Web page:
Man’s Search For Meaning

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Disclaimer: This, by no means, is a review or a critical analysis. My capabilities are too dwarf, plebeian, and limited to be able to comment on or criticize these masterpiece creations. Consider these to be only thoughts arising from reading this literary work, which I wish to share with you all.


Man’s Search for Meaning

By Viktor E. Frankl

Certain books can change your thinking, stimulate you, and leave you spellbound by the sheer beauty of the thoughts woven together. Man’s Search for Meaning is one such book.

The book is divided into two parts. Part one is an autobiographical account of a Viennese psychiatrist and neurologist, Viktor, who spent three years of his life in a Nazi concentration camp, Auschwitz and a few other such camps. Part two is an introduction to Logotherapy. Logotherapy is a school of psychiatry founded by Viktor himself based on his experiences in the camp—a journey of suffering, humiliation, pain and meaninglessness of life, and yet a journey of realization and a quest for purpose.

The beauty of the book is not in the vividness of description or painting a picture of sorrow and sympathy at the pitiful fates of the camp inmates. Neither is it the acts of cruelty by nazi soldiers, the depiction of which leaves you aghast and haunting. The real richness of the writing is evident because this is done subtly, only as a mere reflection of his psychological analysis of circumstances and the psyche of himself and his fellow sufferers. While most of the other books on psychiatry generally confuse and complicate the understanding with their complexity of language and sentence structuring. Viktor’s writing, enriched by his own horrific yet reckoning experience, keeps you absorbed until the end of the first part. Moving ahead with the basic understanding of Logotherapy will require a bit more motivation.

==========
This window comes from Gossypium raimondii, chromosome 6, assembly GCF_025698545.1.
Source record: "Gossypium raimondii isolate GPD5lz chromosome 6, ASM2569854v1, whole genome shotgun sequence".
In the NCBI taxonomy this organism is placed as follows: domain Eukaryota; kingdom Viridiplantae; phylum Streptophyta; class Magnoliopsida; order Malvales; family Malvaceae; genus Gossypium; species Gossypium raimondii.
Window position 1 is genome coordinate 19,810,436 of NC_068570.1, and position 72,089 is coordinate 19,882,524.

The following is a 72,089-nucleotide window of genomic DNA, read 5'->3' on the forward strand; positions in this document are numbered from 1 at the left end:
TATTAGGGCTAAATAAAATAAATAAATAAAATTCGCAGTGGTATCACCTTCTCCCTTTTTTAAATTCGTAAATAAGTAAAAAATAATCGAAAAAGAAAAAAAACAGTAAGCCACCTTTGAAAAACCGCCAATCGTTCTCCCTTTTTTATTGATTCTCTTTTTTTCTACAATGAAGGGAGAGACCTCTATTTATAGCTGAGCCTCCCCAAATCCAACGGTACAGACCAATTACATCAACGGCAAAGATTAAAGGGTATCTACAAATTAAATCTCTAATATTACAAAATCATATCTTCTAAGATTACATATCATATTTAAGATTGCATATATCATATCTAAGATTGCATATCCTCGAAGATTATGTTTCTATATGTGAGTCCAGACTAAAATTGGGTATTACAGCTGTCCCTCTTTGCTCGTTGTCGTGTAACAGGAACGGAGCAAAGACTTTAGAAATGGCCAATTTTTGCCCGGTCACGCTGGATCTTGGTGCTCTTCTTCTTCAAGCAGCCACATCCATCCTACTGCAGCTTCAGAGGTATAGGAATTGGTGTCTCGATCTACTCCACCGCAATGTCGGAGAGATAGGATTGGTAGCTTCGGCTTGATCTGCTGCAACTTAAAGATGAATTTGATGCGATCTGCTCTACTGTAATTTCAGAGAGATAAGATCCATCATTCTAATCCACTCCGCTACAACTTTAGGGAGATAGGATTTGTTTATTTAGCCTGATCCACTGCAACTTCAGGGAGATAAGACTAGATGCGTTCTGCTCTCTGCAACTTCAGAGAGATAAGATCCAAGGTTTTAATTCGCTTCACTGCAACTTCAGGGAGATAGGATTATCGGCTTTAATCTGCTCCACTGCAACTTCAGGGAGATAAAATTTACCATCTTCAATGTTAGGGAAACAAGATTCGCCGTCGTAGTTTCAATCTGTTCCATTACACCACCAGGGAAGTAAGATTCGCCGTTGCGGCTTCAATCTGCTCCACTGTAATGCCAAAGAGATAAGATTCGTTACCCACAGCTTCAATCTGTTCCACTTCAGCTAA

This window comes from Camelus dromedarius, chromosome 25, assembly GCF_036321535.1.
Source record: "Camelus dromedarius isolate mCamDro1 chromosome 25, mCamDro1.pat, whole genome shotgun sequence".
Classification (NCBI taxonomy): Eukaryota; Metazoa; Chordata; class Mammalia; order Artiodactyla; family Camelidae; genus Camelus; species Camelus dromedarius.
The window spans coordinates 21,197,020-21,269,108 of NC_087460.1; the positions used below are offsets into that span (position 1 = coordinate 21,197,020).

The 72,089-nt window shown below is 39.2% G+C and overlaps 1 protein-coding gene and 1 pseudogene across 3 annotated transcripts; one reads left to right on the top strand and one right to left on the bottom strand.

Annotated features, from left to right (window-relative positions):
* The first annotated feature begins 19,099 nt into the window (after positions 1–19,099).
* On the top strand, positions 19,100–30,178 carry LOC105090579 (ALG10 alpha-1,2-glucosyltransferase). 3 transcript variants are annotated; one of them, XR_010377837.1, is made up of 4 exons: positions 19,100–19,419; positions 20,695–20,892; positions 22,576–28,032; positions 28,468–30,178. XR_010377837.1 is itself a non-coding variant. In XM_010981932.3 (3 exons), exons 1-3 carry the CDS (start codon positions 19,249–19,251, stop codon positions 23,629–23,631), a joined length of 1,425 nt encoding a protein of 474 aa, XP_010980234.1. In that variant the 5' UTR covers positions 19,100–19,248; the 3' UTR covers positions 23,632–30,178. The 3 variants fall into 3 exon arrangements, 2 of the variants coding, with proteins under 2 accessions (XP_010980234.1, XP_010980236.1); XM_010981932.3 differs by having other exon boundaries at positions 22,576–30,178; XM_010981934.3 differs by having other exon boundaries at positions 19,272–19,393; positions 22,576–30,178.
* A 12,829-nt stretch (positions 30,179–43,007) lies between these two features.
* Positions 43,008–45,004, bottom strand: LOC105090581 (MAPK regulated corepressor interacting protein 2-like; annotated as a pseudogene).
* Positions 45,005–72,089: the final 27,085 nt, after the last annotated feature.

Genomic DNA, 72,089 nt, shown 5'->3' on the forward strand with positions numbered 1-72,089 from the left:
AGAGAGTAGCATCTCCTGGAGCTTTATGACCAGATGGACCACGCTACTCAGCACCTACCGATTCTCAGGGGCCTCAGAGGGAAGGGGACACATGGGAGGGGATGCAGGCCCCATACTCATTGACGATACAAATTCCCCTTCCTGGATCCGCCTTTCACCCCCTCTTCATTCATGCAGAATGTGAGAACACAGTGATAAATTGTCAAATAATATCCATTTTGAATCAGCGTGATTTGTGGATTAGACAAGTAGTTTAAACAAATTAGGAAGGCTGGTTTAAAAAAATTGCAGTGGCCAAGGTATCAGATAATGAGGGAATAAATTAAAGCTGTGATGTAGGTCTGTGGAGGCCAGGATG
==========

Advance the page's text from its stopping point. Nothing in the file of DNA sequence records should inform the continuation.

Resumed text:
As Harold Kushner writes in the preface, Frankl’s concern is less about his travails and what he suffered and lost than the sources of his strength to survive. His concern is less with the question of why most died than it is with the question of why anyone at all survived. According to Frankl, only those who had found their inner spiritual freedom survived, a freedom that comes with the liberty to choose their decision even in the worst possible circumstances. “Everything can be taken from a man but one thing: the last of the human freedoms—to choose one’s attitude in any given set of circumstances, to choose one’s own way. It is this spiritual freedom that makes life meaningful and purposeful.” It is a peculiarity of man that he can only live by looking at the future. Hope steers us away from the sea of despair. In times of emotional turmoil and hopelessness, Frank enjoyed the prospect of seeing his wife at the end of his term as the prisoner and kept himself engaged with her in an imaginary dialogue. Through the absolute uncertainty about the end, he found refuge in Nietzsche’s words–“He who has a why to live for can bear with almost any how.”

There is so much uncertainty about a man’s fate that any adversity should cease to be considered suffering. Emotion, which is suffering, ceases to be suffering as soon as we form a clear and precise picture of it. Suffering is an ineradicable part of our existence and should only be considered a task, like any other life task. One can sail through this phase of suffering by performing this task to the best of his capability.

The second part of the book is his theory of realization called Logotherapy, which defines will to purpose as the primary instinct of human beings as opposed to the Freudian theory of will to pleasure or Alfred Adler’s theory of will to power.

According to Frankl, one can discover life’s meaning in three different ways:

  1. By creating a work or accomplishing some task,
  2. By experiencing something fully or loving somebody,
  3. By the attitude that one adopts toward unavoidable suffering.

Well, I am not qualified enough to comment upon the principles and premise of this variant psychiatric philosophy. All I can say is there aren’t always more straightforward answers to the complex array of life’s problems. And this authoritarianism should, in my humble opinion, be restricted only to the psychoanalysis of one’s own circumstances and attitude.

I have attempted only to extract a few of the learning points from Frankl’s vast summation of his scary anecdote and his deliberations thereafter. Anyone who finds this kind of reading interesting will surely have a mesmerizing experience.



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